By Nate Raymond
NEW YORK (Reuters) - Two long-time employees of the U.S. Drug Enforcement Administration were convicted on Thursday of charges that they lied about their operation of a New Jersey strip club during national security background checks.
David Polos, a former assistant special agent-in-charge with the DEA, and Glen Glover, telecommunications specialist with the agency, were each found guilty by a Manhattan federal jury of one count of concealing their ties to the Twins Plus Go-Go Lounge strip club, in South Hackensack, about 13 miles (20 kms)from New York City.
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Jurors also convicted Polos for lying about having a relationship with any foreign nationals, after prosecutors accused him of having an extramarital affair with a Brazilian dancer who had entered the United States illegally.
The verdict came just over a year after Polos, 51, and Glover, 45, were arrested on charges that they had made false statements by concealing they had worked at and were part-owners of the Twins Plus club.
The club features scantily clad and sometimes topless female dancers, including some who engage in sexual acts with patrons and staff, and many who are illegal, undocumented immigrants, prosecutors have said.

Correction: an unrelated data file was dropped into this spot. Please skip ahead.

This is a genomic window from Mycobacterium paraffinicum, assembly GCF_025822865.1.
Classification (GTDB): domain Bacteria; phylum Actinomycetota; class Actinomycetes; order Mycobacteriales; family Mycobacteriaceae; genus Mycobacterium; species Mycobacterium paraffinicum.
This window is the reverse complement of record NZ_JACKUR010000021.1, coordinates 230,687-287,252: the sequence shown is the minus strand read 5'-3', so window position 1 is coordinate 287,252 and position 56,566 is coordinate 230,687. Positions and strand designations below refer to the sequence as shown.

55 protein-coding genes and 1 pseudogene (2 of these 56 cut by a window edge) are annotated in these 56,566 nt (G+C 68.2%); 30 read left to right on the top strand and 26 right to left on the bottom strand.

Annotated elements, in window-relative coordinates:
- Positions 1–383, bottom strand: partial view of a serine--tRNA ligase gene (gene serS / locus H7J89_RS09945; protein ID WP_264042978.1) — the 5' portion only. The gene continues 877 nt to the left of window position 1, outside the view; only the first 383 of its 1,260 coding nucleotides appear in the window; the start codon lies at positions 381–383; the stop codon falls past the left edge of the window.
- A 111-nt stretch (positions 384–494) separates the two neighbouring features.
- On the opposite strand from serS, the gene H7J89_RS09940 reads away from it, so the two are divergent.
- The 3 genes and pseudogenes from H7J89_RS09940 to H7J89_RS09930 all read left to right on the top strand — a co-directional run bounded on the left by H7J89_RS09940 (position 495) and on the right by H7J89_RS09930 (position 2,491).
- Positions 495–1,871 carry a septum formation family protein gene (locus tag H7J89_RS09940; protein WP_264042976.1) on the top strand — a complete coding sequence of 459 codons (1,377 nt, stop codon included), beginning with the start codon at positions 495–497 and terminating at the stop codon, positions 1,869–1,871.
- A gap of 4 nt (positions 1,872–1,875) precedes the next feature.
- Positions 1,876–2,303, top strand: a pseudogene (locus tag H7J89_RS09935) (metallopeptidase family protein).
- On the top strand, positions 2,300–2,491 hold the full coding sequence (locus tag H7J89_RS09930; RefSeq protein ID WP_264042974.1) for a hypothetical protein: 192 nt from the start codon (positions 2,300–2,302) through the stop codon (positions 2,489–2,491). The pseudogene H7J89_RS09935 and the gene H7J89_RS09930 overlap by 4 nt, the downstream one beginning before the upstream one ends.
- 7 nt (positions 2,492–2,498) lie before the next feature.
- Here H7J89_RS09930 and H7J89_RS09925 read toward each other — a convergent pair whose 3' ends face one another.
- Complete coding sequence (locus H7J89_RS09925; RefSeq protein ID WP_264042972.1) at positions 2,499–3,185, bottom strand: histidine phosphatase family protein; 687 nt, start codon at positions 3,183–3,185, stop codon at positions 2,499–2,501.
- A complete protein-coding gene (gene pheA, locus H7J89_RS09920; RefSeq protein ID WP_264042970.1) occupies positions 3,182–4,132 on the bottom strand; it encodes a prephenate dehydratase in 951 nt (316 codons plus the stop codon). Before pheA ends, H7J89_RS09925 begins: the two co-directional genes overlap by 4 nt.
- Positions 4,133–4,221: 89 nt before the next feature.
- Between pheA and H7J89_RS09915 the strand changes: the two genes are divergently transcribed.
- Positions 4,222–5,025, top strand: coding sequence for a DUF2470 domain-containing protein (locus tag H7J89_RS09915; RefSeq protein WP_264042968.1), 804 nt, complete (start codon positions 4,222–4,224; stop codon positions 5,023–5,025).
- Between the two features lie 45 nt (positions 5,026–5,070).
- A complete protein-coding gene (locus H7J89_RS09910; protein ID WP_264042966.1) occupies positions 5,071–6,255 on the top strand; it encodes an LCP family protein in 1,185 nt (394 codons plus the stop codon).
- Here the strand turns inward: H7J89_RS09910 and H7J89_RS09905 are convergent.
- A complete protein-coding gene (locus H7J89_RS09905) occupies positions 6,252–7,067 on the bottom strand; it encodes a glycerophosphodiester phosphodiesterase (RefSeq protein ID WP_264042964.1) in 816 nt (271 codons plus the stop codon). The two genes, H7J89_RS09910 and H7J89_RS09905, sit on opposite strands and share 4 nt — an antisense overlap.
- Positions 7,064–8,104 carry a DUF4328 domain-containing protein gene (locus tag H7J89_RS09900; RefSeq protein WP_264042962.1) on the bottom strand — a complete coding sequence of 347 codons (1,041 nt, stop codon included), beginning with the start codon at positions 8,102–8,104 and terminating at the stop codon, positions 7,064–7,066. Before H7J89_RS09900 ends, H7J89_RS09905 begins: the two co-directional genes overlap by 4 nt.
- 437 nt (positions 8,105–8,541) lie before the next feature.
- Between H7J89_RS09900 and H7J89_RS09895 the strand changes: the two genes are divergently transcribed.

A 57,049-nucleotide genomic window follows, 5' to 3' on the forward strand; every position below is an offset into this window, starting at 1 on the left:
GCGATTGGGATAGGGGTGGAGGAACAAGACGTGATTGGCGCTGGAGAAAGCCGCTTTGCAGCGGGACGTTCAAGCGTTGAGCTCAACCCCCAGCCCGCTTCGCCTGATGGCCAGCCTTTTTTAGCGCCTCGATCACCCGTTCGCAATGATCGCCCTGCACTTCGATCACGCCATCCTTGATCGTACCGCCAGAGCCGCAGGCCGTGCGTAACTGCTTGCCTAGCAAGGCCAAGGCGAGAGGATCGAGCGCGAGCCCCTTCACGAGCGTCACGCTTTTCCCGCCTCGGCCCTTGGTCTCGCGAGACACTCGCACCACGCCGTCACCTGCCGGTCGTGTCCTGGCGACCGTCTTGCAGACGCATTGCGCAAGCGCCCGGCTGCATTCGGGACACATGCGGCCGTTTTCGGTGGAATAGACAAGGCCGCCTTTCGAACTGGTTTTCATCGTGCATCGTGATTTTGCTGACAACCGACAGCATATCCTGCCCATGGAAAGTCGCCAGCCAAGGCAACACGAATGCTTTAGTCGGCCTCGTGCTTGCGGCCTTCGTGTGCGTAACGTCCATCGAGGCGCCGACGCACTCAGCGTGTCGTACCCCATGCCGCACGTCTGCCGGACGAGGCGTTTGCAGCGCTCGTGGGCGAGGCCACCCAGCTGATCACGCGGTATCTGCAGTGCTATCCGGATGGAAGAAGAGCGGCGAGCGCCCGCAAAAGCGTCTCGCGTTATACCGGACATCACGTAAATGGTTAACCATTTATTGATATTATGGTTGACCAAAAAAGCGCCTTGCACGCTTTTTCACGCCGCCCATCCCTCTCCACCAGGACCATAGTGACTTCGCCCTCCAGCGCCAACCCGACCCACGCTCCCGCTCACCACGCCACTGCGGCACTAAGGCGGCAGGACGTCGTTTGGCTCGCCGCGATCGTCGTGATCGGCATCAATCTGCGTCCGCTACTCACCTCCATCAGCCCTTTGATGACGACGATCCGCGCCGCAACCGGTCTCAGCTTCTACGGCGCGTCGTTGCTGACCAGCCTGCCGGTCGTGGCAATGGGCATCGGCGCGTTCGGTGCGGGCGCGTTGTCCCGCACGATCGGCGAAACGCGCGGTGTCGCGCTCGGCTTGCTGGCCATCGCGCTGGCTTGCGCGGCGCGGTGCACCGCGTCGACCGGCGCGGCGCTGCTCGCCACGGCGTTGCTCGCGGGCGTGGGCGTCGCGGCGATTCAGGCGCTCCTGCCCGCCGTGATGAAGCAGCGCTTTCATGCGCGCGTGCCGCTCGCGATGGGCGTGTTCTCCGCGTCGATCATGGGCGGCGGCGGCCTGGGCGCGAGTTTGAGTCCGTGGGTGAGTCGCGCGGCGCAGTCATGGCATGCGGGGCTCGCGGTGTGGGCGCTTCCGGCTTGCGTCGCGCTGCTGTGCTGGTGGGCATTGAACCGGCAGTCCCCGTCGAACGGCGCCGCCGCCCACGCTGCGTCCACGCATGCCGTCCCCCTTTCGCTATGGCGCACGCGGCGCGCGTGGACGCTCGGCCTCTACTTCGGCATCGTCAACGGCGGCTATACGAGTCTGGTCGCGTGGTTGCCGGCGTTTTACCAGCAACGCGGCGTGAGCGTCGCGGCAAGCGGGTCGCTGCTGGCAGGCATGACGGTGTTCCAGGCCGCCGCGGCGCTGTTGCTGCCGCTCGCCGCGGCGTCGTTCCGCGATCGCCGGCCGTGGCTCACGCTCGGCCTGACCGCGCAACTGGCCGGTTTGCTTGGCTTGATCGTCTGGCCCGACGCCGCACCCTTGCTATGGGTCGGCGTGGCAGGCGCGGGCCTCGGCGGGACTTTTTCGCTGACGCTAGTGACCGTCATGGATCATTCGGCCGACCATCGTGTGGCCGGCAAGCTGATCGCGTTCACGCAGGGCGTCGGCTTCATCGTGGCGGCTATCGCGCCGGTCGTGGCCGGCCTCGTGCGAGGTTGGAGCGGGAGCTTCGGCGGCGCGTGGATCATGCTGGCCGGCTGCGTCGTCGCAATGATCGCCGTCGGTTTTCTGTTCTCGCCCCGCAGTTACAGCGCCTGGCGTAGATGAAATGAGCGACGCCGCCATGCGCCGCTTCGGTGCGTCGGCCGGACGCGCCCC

Prosecutors said the men hid their involvement during 2011 background checks reviewing whether any outside employment could put them near criminal activity or at risk of being blackmailed.
Polos once supervised the New York Organized Crime and Drug Enforcement Strike Force, and was once also Glover's boss, prosecutors said.
Defense lawyers said their clients did not disclose their ties to the strip club because it was just an investment, not a place of employment.
But prosecutors said Polos and Glover were heavily involved in the club's management, working there regularly and dealing with employment, advertising and back-office matters, even during DEA work hours.
The defendants were also aware that many dancers were in the country illegally, prosecutors said.
(Reporting by Nate Raymond in New York; Additional reporting by Brendan Pierson in New York; Editing by Dan Grebler)